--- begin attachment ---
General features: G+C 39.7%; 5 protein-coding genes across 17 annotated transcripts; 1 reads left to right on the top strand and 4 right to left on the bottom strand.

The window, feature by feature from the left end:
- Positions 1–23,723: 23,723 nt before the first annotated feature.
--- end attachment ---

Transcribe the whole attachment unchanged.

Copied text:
General features: G+C 39.7%; 5 protein-coding genes across 17 annotated transcripts; 1 reads left to right on the top strand and 4 right to left on the bottom strand.

The window, feature by feature from the left end:
- Positions 1–23,723: 23,723 nt before the first annotated feature.